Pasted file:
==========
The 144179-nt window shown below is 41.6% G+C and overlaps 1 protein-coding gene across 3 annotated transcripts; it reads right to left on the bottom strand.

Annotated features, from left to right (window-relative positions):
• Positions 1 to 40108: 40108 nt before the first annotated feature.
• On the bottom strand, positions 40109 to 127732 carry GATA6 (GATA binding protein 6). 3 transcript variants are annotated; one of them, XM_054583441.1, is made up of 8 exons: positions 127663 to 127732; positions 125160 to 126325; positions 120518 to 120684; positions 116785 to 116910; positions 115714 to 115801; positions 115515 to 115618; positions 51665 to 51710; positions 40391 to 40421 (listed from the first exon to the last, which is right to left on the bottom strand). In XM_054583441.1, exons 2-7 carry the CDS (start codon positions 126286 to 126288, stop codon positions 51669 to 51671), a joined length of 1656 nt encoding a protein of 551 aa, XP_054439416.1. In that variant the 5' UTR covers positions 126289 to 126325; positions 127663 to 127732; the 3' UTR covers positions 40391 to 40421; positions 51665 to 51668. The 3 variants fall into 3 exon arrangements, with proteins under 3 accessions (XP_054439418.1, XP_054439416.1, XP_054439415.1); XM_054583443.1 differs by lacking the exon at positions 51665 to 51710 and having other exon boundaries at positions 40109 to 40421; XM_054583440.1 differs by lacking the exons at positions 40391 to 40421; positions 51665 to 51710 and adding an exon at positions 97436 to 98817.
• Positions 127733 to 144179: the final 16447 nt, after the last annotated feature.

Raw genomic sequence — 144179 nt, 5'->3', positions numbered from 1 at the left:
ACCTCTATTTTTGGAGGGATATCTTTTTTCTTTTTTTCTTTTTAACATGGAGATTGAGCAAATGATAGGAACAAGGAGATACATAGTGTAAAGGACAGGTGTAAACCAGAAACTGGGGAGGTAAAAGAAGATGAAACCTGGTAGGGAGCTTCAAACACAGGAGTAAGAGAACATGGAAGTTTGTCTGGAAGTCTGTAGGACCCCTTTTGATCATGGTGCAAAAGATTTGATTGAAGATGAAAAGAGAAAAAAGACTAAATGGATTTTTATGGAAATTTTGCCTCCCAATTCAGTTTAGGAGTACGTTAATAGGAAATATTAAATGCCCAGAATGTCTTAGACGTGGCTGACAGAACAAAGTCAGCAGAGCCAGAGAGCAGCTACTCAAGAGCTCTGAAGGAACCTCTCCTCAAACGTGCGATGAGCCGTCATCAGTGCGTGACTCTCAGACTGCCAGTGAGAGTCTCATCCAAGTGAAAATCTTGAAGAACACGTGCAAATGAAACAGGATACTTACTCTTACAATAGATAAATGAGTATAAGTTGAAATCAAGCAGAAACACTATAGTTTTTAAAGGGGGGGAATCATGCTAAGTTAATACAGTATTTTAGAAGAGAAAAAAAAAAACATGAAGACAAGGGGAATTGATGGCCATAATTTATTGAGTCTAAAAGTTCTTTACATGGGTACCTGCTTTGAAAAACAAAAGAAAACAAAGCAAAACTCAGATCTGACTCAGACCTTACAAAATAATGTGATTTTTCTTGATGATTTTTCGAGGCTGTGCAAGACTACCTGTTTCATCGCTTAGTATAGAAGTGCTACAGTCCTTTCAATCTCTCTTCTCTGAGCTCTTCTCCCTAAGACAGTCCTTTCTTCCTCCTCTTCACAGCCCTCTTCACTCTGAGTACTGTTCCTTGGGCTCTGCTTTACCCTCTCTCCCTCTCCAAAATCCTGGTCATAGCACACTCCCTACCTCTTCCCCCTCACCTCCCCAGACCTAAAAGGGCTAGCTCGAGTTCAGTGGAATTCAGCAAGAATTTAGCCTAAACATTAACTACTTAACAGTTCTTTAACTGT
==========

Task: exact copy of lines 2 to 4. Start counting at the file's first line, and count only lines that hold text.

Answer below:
Annotated features, from left to right (window-relative positions):
• Positions 1 to 40108: 40108 nt before the first annotated feature.
• On the bottom strand, positions 40109 to 127732 carry GATA6 (GATA binding protein 6). 3 transcript variants are annotated; one of them, XM_054583441.1, is made up of 8 exons: positions 127663 to 127732; positions 125160 to 126325; positions 120518 to 120684; positions 116785 to 116910; positions 115714 to 115801; positions 115515 to 115618; positions 51665 to 51710; positions 40391 to 40421 (listed from the first exon to the last, which is right to left on the bottom strand). In XM_054583441.1, exons 2-7 carry the CDS (start codon positions 126286 to 126288, stop codon positions 51669 to 51671), a joined length of 1656 nt encoding a protein of 551 aa, XP_054439416.1. In that variant the 5' UTR covers positions 126289 to 126325; positions 127663 to 127732; the 3' UTR covers positions 40391 to 40421; positions 51665 to 51668. The 3 variants fall into 3 exon arrangements, with proteins under 3 accessions (XP_054439418.1, XP_054439416.1, XP_054439415.1); XM_054583443.1 differs by lacking the exon at positions 51665 to 51710 and having other exon boundaries at positions 40109 to 40421; XM_054583440.1 differs by lacking the exons at positions 40391 to 40421; positions 51665 to 51710 and adding an exon at positions 97436 to 98817.